Publication of any articles/ manuscript in International Journal of Applied Information Systems requires strict conformance to the paper template. However, initial submission of an article or manuscript for review need not be compliant with the template. Once the paper is selected, the authors will be asked to submit the camera-ready paper. The camera-ready paper is the final version of the article/ manuscript that will be published in the International Journal of Applied Information Systems' Digital Library. While submitting the camera-ready, the authors must take extreme care so that the paper strictly conform with the prescribed template of International Journal of Applied Information Systems. The camera-ready paper template can be downloaded from this link.
Badly written papers tend to lose their scientific credibility almost instantly. For this reason, the authors who do not use English as their first language to communicate should make sure their papers are revised by knowledgeable English writer.
Grammar and Punctuation
If you are a scientist or historian, nobody expects you to have a command over the language like a literature student. So just focus on clarity and readability.
- Use the correct sentence length. Too long, and people will think that your paper is tortuous and message will be lost. Too short, and it looks unprofessional.
- When you do the spell check at the end of the paper, it brings up a box telling you the average sentence length.
- Whilst you should be wary of slavishly adhering to numbers, 15 – 20 words per sentence is about right. If you find that you are writing 40 – 50 word ‘run on’ sentences, look for somewhere to break it into two or three shorter sentences. You may be able to cut out a few unnecessary words, too.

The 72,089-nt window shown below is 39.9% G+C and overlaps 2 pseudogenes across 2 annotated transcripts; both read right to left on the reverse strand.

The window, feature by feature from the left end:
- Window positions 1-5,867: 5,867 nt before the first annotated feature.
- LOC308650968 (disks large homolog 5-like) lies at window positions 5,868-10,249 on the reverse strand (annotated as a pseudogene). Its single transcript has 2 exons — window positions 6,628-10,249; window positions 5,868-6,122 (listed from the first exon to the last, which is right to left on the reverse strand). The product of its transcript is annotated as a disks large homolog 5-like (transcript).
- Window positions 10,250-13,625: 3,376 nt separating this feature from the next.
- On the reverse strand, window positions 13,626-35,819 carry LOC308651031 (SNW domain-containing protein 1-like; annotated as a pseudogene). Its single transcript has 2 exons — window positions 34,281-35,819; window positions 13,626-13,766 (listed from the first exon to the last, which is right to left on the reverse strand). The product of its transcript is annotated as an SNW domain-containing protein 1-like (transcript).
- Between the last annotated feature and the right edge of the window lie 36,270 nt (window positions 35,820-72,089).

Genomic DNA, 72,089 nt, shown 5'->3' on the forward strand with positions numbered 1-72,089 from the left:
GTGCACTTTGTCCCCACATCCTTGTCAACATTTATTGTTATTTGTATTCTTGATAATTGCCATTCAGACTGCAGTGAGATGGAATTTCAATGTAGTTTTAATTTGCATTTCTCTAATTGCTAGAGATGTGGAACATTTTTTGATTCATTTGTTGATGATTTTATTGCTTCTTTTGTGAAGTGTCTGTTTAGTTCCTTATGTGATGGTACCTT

- You need to be able to use commas, full stops and capitalization correctly.
Your paper must be clearly relevant to the audience of the journal or conference where you intend to publish it. Otherwise, you are likely to have it rejected by the reviewers.
There is no room in a research paper for unsupported expressions of belief. Every single claim of your paper must be fully supported by empirical or analytical evidence, or by the authority of a reputable source. Any source you refer to must be mentioned in the text and included in your reference list. You should avoid by all means the use of sources (namely those found on the Internet) whose scientific reputation is unknown.
Authors should avoid unnecessarily referencing themselves. A paper is a humble, hopefully solid, contribution to the progress of human knowledge in a given field, usually inspired by the contributions of many other authors. It should not be seen as fanfare of the author’s past achievements or as a stage where the spotlights are turned to the author in detriment of the credits due to other, earlier, authors. Of course, if some of the author’s former work is essential to understand the paper, it should by all means be referred to, but this should be done with discretion and elegance.